I am, in effect, the number-one target market for the Verein zur Förderung des Ansehens der Blut- und Leberwürste, whose masterful use of the double genitive case gives this jocular club — its “highest distinction,” after all, is the Order of the Insulted Liverwurst—an air of gravitas. The genitive, which Germans call “the fourth case,” and thus the least necessary for successful communication, is used to denote possession, i.e. das Buch meines Vaters, or “my father’s book.” It’s widely regarded as the most pompous of all the cases, so much so that in Austria and the more laid-back parts of Germany — i.e. Bavaria, the very home of this august organization — it’s not even used in everyday speech. Although I sure love a nice deployment of a double-genitive as much as the next person who is not suitable for vegetarians to eat, what does the Society for the Promotion of the Reputation of Blood and Liver Sausages really have to offer me?

“Everyone is welcome with us,” insists Achatz, who says the membership ranks boast businesspeople, academics, service workers and retirees. “Our main problem,” he says, “is that only 200 Würstbegeisterte [literally: “those enchanted by sausages”] can fit in the venue.” Touché. And even I must admit I’d probably jostle in for a place among those 200 simply to belt out the Society’s official anthem, the first verse of which, apparently, goes like this:

Gott mit dir, du Land der Würste/God be with you, land of sausages
Voller Leber, voller Blut/Full of liver, full of blood!
Ach wie schmeckt ihr doch so köstlich!/Oh you are just so delicious!
Gschmackig, würzig, einfach gut!/Tasty, tangy, simply good!

Göttler, by the way, is also no fan of Angela Merkel, whom he describes as a Bazi, the Bavarian slur for hustler, racketeer or scallywag. “If she’s voted out,” he says, “there’s only one thing left to do: Banish her to Vienna,” where she’ll have to attend the legendary Opera Ball as “Girlie an der Seite” (literally “girlie on the side,” or arm candy) of Richard Lugner, the ancient Austrian jabillionaire and ostentatious jackass known for paying extravagant sums for the accompaniment of J-list starlets to high society’s marquee event. (In other words, he’s the 2002-era Austrian Donald Trump.)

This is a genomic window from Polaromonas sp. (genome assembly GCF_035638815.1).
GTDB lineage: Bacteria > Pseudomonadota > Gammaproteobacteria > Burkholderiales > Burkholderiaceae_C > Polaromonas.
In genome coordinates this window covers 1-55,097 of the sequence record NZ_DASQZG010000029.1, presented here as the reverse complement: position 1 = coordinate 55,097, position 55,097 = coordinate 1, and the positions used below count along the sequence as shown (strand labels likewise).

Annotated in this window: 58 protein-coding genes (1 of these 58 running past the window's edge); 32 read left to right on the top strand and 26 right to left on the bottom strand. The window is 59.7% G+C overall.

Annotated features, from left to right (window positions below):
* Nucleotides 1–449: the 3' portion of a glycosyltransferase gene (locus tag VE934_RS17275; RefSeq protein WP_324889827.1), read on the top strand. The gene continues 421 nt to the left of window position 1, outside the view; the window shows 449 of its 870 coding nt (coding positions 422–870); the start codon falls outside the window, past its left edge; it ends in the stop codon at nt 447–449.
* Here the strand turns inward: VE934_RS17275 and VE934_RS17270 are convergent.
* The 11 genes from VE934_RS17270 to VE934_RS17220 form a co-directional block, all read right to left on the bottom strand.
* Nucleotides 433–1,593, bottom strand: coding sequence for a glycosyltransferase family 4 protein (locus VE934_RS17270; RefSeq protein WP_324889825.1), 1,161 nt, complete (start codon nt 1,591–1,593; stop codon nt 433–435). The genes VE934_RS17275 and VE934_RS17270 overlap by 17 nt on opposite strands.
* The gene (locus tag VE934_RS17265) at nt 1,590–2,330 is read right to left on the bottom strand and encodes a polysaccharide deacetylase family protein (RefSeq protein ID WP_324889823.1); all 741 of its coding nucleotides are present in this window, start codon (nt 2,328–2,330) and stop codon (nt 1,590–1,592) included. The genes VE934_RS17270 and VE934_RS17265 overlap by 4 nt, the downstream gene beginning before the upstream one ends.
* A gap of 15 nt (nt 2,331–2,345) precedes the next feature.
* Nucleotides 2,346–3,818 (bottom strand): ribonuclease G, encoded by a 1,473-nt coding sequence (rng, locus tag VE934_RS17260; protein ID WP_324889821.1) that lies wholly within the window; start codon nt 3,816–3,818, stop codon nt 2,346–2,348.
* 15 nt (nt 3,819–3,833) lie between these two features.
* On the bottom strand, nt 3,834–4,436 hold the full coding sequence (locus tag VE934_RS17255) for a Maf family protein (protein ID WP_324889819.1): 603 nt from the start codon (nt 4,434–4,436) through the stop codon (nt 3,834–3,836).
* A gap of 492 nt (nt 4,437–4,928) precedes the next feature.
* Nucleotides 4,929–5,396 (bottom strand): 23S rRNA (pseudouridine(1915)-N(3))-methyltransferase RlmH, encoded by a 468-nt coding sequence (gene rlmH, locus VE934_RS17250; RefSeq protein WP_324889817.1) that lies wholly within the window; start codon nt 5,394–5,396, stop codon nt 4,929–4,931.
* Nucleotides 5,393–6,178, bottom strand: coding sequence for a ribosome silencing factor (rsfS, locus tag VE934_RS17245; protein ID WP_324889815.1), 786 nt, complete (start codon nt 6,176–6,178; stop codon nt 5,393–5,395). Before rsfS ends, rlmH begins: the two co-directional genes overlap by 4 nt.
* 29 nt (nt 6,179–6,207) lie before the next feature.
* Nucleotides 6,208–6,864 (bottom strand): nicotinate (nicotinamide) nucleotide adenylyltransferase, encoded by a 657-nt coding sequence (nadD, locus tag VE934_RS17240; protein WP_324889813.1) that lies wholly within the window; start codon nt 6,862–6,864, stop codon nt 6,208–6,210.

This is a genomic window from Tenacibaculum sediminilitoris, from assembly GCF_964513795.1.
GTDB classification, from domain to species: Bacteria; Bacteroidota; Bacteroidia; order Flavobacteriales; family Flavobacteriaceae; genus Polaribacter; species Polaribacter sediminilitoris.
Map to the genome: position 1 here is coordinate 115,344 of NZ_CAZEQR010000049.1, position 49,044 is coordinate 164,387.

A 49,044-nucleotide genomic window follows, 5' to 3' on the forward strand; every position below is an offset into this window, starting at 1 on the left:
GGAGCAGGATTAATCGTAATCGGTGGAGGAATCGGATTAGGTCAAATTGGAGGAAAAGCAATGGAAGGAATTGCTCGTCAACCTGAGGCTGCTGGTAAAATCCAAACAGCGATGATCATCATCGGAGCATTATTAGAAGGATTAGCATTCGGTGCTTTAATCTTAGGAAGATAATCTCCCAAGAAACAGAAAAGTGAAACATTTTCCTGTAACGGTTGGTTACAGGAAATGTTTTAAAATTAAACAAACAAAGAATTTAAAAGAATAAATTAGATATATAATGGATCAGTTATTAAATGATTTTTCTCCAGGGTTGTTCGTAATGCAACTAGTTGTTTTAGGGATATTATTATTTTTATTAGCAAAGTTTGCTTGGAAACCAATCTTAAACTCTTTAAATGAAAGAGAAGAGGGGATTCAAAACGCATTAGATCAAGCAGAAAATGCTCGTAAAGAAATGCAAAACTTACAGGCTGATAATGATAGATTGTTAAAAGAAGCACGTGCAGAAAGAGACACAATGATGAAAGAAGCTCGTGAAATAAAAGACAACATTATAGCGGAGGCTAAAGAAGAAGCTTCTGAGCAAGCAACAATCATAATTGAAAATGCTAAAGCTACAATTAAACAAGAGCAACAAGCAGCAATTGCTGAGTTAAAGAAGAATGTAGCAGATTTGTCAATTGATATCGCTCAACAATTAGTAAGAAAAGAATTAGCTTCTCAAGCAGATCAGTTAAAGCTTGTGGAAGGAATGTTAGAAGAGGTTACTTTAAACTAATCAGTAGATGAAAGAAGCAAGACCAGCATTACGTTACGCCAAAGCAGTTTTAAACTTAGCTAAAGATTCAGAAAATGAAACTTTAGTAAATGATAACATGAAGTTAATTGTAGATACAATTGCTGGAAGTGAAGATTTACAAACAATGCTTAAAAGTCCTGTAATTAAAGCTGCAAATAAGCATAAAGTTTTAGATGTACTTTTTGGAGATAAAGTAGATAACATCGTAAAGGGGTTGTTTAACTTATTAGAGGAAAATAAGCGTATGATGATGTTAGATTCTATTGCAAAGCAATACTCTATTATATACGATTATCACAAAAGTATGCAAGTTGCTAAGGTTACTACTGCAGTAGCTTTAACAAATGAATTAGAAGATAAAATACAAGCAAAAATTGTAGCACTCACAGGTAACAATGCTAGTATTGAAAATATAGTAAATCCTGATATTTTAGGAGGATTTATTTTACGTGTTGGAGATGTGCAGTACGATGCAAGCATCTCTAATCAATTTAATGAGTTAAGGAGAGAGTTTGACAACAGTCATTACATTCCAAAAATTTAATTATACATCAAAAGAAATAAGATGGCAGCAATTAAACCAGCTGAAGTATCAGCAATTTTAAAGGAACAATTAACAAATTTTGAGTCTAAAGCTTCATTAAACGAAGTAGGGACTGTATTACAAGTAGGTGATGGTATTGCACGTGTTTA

A gratuitous shot of yours truly, as a tiny wrinkle-free baby grad student of 32 years of age, at the Vienna Technical University Ball in February 2009. My date was not Richard Lugner. It was a friend of mine named Björn. Image: Lana Link.

All right, Minister of Entrails, I was with you until now. You better watch your damn Würstbegeisterte mouth about Angela Merkel, possibly the most important worldwide figure in our current moment of Widerstandsgeschichte. Still, there’s probably a better chance of Merkel showing up at the Opera Ball with a spray tan and Richard Lugner on her arm than of a morsel of Blutwurst passing my lips. Long live the “slaughter plate” indeed.